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Deciding what you want to change and communicating that intention is the first step of the quality improvement cycle. This page describes the benefits of individualizing care for persons living with dementia, with talking points to share with your team.

Truly individualized care promotes a person’s highest practicable mental, physical, and psychosocial well-being. Adjusting care approaches to reflect day-to-day needs and abilities maximizes independence while ensuring a safe and supportive environment. Days that are comfortable and include meaningful activities help create a sense of wellbeing, improve quality of life, and support resilience to stress. This goal includes appropriate use and reduction of psychotropic medication as part of whole-person care.

The following talking points are grounded in the core themes identified in the Alzheimer’s Association’s Guide to Quality Care from the Perspectives of People Living with Dementia.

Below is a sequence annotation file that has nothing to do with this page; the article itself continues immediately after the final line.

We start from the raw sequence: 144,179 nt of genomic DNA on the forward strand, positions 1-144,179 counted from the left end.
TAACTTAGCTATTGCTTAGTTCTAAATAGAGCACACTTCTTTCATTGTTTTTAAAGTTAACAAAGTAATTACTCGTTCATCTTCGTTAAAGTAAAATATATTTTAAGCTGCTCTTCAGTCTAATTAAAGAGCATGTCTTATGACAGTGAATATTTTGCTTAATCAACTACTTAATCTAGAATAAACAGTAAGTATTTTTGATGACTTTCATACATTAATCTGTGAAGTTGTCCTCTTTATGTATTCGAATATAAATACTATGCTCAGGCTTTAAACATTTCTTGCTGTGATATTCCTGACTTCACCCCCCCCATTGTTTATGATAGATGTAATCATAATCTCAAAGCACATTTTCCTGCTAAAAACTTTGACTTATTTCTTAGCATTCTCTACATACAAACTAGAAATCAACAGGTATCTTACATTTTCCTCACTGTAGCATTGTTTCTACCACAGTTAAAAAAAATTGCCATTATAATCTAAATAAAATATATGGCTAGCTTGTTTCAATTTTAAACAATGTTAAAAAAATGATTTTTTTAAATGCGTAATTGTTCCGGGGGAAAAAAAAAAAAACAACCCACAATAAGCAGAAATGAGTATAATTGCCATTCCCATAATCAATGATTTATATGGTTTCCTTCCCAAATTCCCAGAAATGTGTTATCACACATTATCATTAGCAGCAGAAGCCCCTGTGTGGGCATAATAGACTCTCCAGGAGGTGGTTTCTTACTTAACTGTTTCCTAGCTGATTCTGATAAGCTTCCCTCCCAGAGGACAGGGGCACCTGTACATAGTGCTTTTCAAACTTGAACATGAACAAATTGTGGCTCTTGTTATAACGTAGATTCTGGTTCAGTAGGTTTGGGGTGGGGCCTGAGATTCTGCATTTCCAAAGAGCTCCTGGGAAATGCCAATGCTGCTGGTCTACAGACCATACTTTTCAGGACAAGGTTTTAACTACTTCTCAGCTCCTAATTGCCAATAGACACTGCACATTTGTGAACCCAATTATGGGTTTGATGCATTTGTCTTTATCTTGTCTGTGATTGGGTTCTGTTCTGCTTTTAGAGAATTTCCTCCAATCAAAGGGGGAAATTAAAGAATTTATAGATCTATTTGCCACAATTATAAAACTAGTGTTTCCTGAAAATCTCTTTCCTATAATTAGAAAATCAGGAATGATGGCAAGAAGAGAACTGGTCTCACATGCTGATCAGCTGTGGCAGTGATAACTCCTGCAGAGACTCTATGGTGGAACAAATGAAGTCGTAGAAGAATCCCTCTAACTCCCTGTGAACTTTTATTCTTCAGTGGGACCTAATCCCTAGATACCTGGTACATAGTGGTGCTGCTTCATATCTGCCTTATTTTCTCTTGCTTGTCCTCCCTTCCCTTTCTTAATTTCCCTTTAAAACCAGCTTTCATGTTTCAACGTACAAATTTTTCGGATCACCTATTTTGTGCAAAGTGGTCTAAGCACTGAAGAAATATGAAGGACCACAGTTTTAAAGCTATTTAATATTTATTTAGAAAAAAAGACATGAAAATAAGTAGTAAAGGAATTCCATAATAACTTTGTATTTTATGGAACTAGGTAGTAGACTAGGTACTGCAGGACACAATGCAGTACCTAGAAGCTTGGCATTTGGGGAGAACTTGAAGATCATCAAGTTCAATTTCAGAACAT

• How Does Individualized Care Benefit Residents Living with Dementia?

    A safe and supportive environment that reflects the person’s characteristics, personality and preferences, honors the individual, and respects their personhood.

    Personalized care to meet individual needs and preferences increases comfort and reduces distress.

    Opportunities for engagement that have meaning and purpose enhance quality of life.

    Adjusting care approaches to reflect day-to-day needs and abilities supports highest levels of independence while reducing frustration.

    Avoiding inappropriate use of psychotropic medications reduces the risk of medication errors and adverse consequences. Psychotropic medications may be associated with changes such as drowsiness, decreased physical functioning, falls, heart attack, stroke, death, and hospitalizations.

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  • How Does Individualized Care Benefit Long-term Care Staff?

    Individualizing care involves knowing the resident and building a relationship. Enhanced relationships between staff and residents may increase staff satisfaction.